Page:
The Jerusalem Ballet tiptoes onto new ground
A daring project, giving dancers the chance to choreograph, has injected life and creativity into this classical troupe.
Something good is happening in the Jerusalem Ballet under the artistic direction of Nadya Timofeeva and managing director Marina Neeman. The company - which was founded by Nadya's mother, Bolshoi prima ballerina Nina Timofeeva used to be an old-style Russian ballet troupe in the shadow of the Bolshoi. But recently it has dared to embark on a new path.
The change began about a year ago when Yoram Carmi created "Clara" for the troupe. The encounter between the contemporary choreographer and the ballet dancers created an interesting lexicon of movement. The choreography also altered the quality of the movement of the classical dancers, adding momentum and flow to what had previously been virtuoso dance which suffered from mannerisms and blocked energy.
Another and perhaps more important stage in the transformation is the present program, a project initiated by Neeman that is composed of works by dancers from the troupe and Israeli choreographers. While contemporary modern dance in Israel is bubbling with a wealth of creativity by Israeli choreographers, for decades the field of ballet was a desert. In the Israel Ballet troupe most of the works were created by artistic director Berta Yampolsky and a handful of choreographers from abroad. I don't recall when any Israeli choreographer living in Israel, except for Yampolsky, created for a troupe. Nor was there any initiative to raise a generation of creative artists from among the troupe's dancers. The invitation to Itzik Galili, an admired Israeli choreographer who had an international reputation, to create for the Israeli Ballet, is a refreshing and worthwhile change. But that's not enough to raise a generation of local artists in this genre. All of this underscores the importance of the Jerusalem Ballet's latest project, which is helping to make the dance desert finally bloom.
The troupe initiated the invitation to choreographer Yakofo Gudani, who in the past danced in William Forsythe's troupe, to come to Israel. He gave a choreography workshop to the troupe's dancers as well as a lesson in contemporary ballet technique. What was performed on stage was a reflection of the positive results of the workshop. It was evident that the dancers want to create a lexicon of movement, and that it is the joy of dance that drives their movements. The dancers are inspired by music or an image, and the movement bursts forth from inside them.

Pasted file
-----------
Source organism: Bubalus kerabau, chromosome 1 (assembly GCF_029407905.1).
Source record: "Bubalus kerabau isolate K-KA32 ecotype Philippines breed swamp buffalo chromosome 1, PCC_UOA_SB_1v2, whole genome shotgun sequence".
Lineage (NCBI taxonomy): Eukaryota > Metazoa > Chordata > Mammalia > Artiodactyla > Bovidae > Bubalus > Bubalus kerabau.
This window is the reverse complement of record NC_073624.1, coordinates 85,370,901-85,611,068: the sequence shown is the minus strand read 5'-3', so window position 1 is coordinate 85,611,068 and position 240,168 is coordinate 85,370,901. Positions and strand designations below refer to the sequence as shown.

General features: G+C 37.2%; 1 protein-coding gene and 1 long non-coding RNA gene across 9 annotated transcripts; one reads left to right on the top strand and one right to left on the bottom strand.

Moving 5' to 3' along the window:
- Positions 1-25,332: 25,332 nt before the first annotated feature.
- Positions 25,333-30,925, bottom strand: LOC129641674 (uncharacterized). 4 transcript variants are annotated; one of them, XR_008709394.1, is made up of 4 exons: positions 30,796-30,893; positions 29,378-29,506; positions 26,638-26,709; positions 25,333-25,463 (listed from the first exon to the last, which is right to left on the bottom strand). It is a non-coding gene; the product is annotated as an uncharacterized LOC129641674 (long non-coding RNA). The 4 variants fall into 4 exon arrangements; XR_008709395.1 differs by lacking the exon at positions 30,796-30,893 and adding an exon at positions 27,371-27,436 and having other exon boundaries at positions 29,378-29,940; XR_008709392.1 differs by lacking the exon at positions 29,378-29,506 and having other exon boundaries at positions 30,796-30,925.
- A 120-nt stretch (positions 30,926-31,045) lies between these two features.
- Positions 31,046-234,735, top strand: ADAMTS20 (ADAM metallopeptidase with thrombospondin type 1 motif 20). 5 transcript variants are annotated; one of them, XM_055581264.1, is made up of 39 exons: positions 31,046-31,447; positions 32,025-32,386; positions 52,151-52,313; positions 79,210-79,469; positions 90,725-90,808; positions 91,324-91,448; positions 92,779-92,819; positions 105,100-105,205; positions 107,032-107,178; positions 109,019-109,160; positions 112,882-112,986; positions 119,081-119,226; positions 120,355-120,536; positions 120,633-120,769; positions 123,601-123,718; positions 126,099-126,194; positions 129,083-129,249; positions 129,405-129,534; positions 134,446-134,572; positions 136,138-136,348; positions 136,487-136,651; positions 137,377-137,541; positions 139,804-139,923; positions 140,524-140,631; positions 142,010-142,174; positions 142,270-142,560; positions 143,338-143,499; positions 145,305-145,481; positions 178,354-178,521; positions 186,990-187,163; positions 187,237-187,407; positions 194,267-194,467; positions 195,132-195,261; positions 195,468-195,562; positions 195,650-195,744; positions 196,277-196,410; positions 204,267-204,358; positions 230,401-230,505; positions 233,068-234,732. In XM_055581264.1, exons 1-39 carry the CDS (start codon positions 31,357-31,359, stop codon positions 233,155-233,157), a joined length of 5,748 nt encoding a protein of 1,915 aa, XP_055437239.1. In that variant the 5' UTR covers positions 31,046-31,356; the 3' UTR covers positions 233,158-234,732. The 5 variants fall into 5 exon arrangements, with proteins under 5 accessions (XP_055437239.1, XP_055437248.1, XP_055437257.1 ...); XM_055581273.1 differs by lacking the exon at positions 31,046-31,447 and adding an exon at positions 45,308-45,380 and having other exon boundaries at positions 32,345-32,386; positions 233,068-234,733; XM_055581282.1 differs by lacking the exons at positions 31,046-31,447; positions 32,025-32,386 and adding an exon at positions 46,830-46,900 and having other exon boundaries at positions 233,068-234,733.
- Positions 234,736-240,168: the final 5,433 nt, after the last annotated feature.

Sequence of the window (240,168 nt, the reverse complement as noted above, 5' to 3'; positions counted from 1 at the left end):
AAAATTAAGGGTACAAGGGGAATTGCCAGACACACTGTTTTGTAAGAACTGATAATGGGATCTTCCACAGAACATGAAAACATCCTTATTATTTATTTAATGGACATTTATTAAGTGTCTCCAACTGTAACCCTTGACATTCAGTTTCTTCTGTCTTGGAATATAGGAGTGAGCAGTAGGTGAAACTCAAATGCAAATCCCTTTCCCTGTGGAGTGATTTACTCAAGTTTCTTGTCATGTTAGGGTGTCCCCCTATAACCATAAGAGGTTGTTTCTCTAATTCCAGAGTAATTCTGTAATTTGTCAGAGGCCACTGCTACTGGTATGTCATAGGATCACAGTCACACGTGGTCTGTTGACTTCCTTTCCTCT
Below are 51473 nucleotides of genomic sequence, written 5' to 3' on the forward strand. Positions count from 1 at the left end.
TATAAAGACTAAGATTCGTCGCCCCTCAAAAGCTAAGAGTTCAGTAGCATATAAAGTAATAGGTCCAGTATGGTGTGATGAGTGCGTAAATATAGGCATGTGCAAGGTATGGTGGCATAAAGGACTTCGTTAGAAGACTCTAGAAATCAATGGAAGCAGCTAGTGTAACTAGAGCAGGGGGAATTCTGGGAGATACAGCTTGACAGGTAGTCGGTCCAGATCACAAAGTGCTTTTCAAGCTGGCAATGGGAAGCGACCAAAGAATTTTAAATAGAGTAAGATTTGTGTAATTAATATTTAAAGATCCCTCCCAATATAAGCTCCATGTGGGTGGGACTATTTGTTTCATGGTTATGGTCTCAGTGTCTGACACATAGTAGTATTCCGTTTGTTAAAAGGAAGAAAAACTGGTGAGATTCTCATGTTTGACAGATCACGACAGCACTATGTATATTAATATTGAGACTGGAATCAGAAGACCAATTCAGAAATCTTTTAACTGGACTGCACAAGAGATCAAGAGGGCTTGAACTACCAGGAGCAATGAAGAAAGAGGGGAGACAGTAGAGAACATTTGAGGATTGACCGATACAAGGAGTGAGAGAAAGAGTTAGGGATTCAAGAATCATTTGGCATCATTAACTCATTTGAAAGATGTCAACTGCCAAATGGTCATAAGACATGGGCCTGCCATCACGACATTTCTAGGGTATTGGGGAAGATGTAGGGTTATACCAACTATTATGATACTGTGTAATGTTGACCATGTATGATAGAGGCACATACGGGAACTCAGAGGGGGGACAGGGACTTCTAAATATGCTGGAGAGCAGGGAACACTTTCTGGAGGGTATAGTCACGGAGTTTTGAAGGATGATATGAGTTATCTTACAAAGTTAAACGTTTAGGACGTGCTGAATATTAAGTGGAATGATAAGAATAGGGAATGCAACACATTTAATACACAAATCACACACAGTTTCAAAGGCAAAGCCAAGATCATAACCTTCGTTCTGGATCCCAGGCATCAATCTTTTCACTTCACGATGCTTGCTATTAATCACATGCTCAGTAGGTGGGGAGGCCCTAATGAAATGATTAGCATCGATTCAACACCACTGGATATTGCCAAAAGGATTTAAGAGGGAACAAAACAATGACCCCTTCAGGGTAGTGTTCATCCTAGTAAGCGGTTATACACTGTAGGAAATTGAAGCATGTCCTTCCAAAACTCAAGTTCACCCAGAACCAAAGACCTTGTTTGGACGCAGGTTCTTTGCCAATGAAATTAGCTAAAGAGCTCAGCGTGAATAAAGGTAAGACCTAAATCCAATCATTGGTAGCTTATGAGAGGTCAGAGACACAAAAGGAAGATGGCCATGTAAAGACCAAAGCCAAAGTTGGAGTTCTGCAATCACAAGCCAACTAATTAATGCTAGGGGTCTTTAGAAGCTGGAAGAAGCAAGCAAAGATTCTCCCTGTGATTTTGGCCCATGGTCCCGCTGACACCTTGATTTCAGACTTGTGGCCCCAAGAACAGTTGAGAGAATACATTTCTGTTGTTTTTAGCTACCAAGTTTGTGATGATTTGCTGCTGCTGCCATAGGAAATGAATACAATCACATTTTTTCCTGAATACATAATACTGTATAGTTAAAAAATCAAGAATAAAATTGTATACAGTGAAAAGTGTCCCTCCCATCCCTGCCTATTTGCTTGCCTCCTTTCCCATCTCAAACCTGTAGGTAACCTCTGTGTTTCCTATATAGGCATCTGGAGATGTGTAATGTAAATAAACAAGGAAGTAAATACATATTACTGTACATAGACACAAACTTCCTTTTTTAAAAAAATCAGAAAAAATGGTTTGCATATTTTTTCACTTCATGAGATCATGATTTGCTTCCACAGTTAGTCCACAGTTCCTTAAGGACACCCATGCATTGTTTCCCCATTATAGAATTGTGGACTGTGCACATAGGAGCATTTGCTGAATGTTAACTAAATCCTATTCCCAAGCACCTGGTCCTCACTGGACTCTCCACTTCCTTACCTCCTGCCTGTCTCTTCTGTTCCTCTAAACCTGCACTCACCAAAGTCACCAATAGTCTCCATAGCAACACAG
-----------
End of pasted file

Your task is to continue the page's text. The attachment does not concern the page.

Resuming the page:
In "Undine" by Keren Notik, the journey of the young and talented artist in a search for new materials is prominent. While the women's dance was of high quality, there was something unraveled in the performance of Gal Yerushalmi. Shlomi Frige created a duet for two female dancers (Katia Zateikin and Michelle Adam ), in long red skirts that created a dialogue of voices reminiscent of the Renaissance.
Vitaly Novitsky's composition was outstanding and there were several interesting duets. "Tango for Viola" and "Two Women" by Julia Muster-Verlotzky presents two different women, one in a black dress (Adam ) and the second in red tights (Dorodny ). Both dancers are talented, but Victoria Dorodny sparkled in a surprising solo dance and in virtuoso movement solutions.
The dance, "The Promised Land," by Tomer Dahan was not clear. This is a trio for a female dancer and two male dancers. They wear a kind of black cloth mask on their face and spray words in Hebrew onto two white screens, and in the end eat lettuce from a bowl. While the movements of the female dancer Elina Irgo were interesting and also demonstrated her capabilities, the male dancers, who are good dancers, were given a thankless role. The most mature and profound work performed in the program is "Gertel" by Tami and Ronen Itzhaki. I've seen the work twice before, but this time, its true potential was realized in the performances of dancers Adi Hanan and Keren Notik. The piece begins with the two dancers standing on their toes for a long time almost motionless (which is very difficult ), and their hands stretched above them, as though their fingertips are trying to touch the sky, while the tips of their toes are fixed to the ground.
Ronen Itzhaki walks among them and, like a spiritual guide, suggests images to help them achieve the kind of concentration that gives rise to spirituality and physical control. Afterwards he asks them to reduce the connection to the ground even more and to examine how long they can stand on one foot, with only their big toe touching the ground. From here on the dancers continue to explore the idea, which becomes a series of improvisations within the confines of the choreographic instructions.
Israeli ballet needs more projects of this type -- initiatives that so that will finally produce young artists who can advance the genre of ballet, injecting it with creativity and putting it on par with contemporary modern dance.